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Re: Filter on DN
Dieter Kluenter <firstname.lastname@example.org> 08/23/04 01:46pm
>Imobach Gonzßlez Sosa <email@example.com> writes:
>> Hi all,
>> We have an OpenLDAP server to authenticate our users. The namespace
>> into three "organizations":
>> We have also two IMAP servers: the first one, authenticate users
>> "ou=Students". That's right and works fine. But, the other one, have
>> authenticate against Teachers and Administrative. So, I need a
>> search only in those namespaces.
>> Is this possible? Any ideas?
>Would groups be a sufficient aproache? Either static or dynamic
>groups. Say a group cn=staff with teachers and administration staff
>members and a group cn=students, with all students as member.
>Dieter Klnnter | Systemberatung
>Fax : +49.40.64891521
What authentication mechanism does your IMAP server use (saslauthd,
ploader, PAM, etc)? What attribute is it searching for for
authentication (eMailAddress, mailLocalAddress, uid, etc.)? If your
concern is only IMAP authentication, you must be using either the e-mail
address or some unique uid, or is there a chance that the same info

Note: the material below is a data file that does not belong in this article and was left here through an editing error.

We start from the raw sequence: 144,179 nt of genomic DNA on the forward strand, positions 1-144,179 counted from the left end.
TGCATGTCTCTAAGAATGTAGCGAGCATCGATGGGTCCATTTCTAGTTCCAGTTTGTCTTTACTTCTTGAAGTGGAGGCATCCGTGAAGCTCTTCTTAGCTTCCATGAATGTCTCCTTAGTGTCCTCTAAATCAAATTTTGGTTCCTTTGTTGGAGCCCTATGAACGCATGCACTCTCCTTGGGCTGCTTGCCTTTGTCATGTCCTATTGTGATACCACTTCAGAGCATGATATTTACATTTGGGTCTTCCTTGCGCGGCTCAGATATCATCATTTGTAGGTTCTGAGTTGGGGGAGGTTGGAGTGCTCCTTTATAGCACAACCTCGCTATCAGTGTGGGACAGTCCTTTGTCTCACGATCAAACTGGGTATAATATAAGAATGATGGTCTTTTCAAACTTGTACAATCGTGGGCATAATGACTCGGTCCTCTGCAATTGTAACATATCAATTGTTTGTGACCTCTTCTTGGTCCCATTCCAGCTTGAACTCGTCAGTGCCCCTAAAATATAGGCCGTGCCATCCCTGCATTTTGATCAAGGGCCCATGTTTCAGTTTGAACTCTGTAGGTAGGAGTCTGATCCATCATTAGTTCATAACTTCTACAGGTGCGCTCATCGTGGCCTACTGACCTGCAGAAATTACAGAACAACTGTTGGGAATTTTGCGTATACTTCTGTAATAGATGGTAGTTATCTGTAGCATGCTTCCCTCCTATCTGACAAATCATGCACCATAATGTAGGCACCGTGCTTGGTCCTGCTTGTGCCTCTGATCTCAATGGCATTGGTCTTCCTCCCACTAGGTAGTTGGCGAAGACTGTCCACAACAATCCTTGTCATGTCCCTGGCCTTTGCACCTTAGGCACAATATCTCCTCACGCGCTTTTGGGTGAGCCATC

would be found in the Students tree and the Teachers/Administrative
trees? If, for example you are searching for the e-mail address, it
_must_ be unique by default and you do not need to limit the search.
You could also limit the search by the user that the IMAP server binds
as. In your access statements the user (for instance)
cn=IMAPStudents,ou=Servers,dc=XXX,dc=XXX would have access only to the
ou=Students branch and the Student's IMAP server would bind as
cn=IMAPStudents..., and the cn=IMAPTeachers,ou=Servers,dc=XXX,dc=XXX
user would have access to the ou=Teachers and ou=Administrative branches
and their IMAP server would bind as cn=IMAPTeachers....
Another possibility (what I do) is to have slave ldap servers on each
IMAP server with only the parts it is interested in replicated to it;
i.e. the Students IMAP server would only have
ou=Students,ou=Personal,dc=XXX,dc=XXX and the other IMAP server would
have the other two branches. That way, all the authentication queries
are done on the local machine (possibly using a unix socket rather than
a tcp socket).
This, of course does not address other uses of the LDAP database, only
your original question.